Rendez-Vous #46: Four French Something’s That Are Not So French!
There are plenty of things that the English language prefixes with “French”. But are they really French? Click the images to find more info.
Did you know? French fries actually originated in Belgium and French-speaking people call them “frites”.
The term “French fries” would be explained as a French gastronomic hegemony into which the cuisine of Belgium was assimilated because of a lack of understanding coupled with a shared language and geographic proximity between the two countries.
The French manicure technique was born in the United States in the 1970s, invented for Hollywood stars by Jeff Pink.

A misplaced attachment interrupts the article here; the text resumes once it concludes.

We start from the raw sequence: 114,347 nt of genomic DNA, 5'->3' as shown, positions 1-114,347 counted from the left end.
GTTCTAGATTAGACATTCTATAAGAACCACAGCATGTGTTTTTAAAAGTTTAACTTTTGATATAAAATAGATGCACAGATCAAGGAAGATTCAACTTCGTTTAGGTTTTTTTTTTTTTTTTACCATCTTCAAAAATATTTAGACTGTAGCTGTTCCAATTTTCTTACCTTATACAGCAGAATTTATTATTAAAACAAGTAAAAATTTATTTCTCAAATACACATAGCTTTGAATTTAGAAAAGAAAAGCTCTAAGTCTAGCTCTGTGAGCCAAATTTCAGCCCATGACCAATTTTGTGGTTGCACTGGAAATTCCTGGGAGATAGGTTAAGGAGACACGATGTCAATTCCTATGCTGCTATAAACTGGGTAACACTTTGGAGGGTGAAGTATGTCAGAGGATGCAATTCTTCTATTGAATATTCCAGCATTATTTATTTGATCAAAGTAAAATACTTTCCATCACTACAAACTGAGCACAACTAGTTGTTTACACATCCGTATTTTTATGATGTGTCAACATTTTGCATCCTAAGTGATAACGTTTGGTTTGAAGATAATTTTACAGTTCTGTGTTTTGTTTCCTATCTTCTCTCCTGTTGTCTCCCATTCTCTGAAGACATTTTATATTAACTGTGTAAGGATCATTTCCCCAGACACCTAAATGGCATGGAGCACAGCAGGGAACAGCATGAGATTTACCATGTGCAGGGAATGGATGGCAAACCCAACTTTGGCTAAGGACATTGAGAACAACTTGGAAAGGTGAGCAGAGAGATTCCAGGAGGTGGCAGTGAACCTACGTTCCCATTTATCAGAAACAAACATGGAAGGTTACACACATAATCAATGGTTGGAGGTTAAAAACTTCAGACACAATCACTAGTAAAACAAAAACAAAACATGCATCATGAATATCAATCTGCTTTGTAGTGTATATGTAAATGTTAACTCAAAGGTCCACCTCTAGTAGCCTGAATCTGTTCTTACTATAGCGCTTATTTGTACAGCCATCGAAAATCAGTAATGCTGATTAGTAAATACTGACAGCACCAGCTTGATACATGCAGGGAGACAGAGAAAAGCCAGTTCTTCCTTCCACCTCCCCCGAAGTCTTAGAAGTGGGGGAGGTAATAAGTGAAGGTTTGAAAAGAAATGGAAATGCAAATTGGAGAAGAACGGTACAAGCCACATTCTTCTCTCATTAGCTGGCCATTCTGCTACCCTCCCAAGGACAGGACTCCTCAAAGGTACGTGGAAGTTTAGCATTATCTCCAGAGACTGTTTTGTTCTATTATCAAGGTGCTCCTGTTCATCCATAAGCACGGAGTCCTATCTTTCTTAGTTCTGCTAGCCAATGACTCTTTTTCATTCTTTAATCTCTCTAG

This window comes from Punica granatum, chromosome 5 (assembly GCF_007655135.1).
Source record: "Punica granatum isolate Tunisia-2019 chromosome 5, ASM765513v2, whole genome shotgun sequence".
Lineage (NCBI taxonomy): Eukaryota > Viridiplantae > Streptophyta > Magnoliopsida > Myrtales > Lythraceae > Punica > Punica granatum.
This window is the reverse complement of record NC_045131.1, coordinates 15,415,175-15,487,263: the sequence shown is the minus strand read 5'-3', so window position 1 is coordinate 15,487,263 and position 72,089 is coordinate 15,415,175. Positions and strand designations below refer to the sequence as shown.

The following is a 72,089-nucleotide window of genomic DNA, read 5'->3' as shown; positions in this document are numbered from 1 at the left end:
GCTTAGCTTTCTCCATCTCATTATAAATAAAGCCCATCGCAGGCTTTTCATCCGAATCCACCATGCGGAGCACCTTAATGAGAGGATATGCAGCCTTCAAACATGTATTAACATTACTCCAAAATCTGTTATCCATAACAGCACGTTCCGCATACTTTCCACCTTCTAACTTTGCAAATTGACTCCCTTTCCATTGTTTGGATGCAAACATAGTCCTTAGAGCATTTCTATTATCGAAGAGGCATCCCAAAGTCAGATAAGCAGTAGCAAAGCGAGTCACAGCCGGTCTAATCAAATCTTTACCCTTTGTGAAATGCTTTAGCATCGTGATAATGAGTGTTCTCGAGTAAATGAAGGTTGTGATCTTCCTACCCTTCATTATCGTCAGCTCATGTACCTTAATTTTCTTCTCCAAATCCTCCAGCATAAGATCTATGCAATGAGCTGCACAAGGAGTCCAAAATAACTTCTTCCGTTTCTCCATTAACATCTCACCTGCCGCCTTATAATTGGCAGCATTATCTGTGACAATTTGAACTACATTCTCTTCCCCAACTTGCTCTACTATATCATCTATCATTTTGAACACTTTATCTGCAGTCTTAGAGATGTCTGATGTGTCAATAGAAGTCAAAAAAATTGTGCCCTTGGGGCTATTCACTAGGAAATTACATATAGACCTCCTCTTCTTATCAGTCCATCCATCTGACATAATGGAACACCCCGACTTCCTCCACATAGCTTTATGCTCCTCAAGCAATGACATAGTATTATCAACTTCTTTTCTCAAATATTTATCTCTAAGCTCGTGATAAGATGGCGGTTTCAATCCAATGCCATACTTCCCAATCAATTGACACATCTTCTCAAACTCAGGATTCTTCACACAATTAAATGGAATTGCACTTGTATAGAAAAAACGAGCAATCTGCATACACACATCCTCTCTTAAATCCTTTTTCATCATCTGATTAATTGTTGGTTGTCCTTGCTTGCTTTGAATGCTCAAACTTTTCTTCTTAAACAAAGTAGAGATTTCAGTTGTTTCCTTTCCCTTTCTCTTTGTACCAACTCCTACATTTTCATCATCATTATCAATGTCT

The nail look had to match every outfit the women wore and be natural-looking at the same time. Despite having nothing to do with France, claiming the country for the name gave the illusion of elegance, sophistication and style.
Although called a French braid, this hairstyle did not originate in France. The braided hairstyle was depicted in art from early Greek, Celtic and Sung dynasty periods.
The phrase “French braid” appears in an 1871 issue of Arthur’s Home Magazine, used in a piece of short fiction that describes it as a new hairstyle.
French people are not hand shakers or huggers and have lived by the tradition of “faire la bise” (air-kissing on both sides of the cheek).
In fact, the practice of French kissing is believed to have been brought back to the English-speaking world by British and American soldiers returning from Europe after World War II.
Newsletter #46: Four French Something’s That Are Not So French!